Becker backs Murray and Djokovic
Boris Becker has compared the burgeoning rivalry between Andy Murray and Novak Djokovic to Roger Federer and Rafael Nadal's great duopoly and expects it to continue at the Barclays ATP World Tour Finals in London.
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Until Djokovic rocketed to the top of the pile with his stunning 2011 season, the era had been defined by the achievements of and battles between Federer and Nadal, arguably the greatest the sport has ever seen.
All four men have won Grand Slam titles this season, with Murray finally breaking his duck at the US Open, and it is the Scot and Djokovic who have recently taken centre stage.
Murray's major breakthrough came with a five-set win over Djokovic in the final in New York, while last month they played another classic decider in Shanghai.
They are guaranteed to meet once more in the group stages at London's O2 Arena this week, and Becker has backed the pair to make it all the way to the final.
The German, who supports the Barclays Ball Kids, told Press Association Sport: "It's always a difficult one to predict but I wouldn't be at all surprised to see a Djokovic and Murray final.
"They are having a rivalry similar to the one we've seen between Federer and Nadal and a few of the finals we've seen have been amazing.
"The way they have been playing would suggest they have pulled away but Federer has been the number one for a lot of the year and Nadal won the French Open.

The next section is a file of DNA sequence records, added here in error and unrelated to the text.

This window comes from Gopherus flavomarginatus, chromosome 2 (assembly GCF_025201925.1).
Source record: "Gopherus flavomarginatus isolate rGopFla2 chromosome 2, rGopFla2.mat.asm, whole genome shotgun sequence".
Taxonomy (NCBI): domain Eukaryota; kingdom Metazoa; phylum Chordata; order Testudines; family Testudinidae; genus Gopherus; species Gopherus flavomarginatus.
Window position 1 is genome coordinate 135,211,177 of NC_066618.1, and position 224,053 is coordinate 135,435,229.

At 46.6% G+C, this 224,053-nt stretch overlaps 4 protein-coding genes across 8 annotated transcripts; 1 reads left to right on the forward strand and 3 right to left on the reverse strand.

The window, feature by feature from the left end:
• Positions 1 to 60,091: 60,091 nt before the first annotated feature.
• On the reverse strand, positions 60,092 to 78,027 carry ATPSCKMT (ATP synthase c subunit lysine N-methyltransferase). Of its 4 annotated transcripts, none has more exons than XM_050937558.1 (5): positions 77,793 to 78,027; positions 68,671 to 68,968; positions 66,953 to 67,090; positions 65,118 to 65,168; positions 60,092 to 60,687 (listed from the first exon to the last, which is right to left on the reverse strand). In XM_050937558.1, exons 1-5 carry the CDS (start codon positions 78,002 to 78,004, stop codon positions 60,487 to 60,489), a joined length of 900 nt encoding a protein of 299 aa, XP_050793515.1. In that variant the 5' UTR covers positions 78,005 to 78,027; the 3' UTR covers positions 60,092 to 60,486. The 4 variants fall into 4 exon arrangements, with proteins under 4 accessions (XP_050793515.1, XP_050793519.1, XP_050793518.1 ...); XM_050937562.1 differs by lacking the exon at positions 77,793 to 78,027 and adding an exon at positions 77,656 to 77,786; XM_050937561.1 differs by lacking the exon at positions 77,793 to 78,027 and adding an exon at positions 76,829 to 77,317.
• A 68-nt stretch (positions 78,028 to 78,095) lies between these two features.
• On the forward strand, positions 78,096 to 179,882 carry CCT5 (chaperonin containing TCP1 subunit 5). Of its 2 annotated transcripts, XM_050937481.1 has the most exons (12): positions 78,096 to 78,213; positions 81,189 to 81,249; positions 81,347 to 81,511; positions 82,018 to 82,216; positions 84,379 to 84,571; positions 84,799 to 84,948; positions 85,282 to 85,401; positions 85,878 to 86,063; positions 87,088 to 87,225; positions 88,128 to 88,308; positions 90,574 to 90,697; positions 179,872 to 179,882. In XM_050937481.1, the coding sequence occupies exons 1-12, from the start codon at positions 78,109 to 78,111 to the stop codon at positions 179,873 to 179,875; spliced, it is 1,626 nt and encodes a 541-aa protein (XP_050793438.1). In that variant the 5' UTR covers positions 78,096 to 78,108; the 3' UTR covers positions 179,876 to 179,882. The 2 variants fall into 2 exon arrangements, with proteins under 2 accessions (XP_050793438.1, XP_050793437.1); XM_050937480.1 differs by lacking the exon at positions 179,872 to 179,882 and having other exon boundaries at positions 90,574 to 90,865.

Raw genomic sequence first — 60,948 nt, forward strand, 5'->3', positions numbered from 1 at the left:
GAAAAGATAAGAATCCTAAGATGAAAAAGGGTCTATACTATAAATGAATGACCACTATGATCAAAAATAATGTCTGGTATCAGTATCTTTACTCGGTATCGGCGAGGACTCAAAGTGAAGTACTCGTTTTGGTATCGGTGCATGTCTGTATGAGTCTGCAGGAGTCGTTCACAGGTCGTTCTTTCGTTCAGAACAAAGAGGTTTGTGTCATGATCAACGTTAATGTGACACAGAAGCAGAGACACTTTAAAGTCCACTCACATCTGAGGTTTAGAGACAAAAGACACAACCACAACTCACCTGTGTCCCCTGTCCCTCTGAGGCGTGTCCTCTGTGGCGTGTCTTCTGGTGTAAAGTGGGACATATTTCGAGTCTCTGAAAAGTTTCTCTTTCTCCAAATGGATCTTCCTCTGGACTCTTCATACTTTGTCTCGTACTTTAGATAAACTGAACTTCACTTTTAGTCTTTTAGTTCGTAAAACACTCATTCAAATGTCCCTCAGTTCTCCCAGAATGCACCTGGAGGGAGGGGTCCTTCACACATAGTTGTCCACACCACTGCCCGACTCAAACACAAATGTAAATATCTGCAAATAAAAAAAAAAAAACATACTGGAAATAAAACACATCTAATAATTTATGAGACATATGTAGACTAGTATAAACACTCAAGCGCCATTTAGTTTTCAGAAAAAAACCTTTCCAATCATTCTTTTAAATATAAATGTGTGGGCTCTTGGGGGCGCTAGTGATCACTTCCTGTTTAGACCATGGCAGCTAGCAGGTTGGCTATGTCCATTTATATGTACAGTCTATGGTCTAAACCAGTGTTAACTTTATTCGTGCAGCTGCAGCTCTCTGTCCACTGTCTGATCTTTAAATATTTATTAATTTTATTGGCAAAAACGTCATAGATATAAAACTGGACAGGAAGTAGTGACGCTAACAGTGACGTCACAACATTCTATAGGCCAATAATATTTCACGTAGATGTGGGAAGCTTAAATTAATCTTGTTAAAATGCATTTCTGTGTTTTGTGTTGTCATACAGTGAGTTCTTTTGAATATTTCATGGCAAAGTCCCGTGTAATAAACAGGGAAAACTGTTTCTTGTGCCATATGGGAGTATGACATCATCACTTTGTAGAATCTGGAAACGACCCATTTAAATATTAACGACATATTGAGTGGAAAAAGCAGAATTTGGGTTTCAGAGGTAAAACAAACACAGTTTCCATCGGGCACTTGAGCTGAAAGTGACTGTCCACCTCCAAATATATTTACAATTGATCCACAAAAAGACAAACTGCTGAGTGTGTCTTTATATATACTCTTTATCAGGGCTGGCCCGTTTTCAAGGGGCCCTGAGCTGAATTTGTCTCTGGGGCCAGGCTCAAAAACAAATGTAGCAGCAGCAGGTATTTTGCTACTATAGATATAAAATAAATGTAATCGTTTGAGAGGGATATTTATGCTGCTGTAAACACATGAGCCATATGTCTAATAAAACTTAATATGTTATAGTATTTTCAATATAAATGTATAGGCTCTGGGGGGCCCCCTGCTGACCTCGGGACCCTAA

"Tennis is a sport where people pretty much only remember your last one or two matches."
Murray and Djokovic were born only a week apart, with the Scot the older, and have been friends since their junior days more than a decade ago.
Murray will aim to finish his season with a first World Tour Finals title on home soil before taking a short break and beginning his preparations for 2013.
The question then will be whether, having won his first Grand Slam title in his fifth final, Murray can add to his tally, and Becker has no doubt he can.
The six-time slam champion said: "Age wise and performance wise he's at the peak. These days players are at their best between 25 and 28 or 29, so it's perfect timing."
Murray has also set his sights on the world number one spot next season, and Becker added: "There's a realistic chance of that.
"He doesn't have many points to defend in the spring and early summer. You always want new targets but when you win your first grand slam you definitely want more."
Murray begins his World Tour Finals campaign on Monday afternoon against fifth seed Tomas Berdych while this evening Djokovic takes on last year's runner-up Jo-Wilfried Tsonga.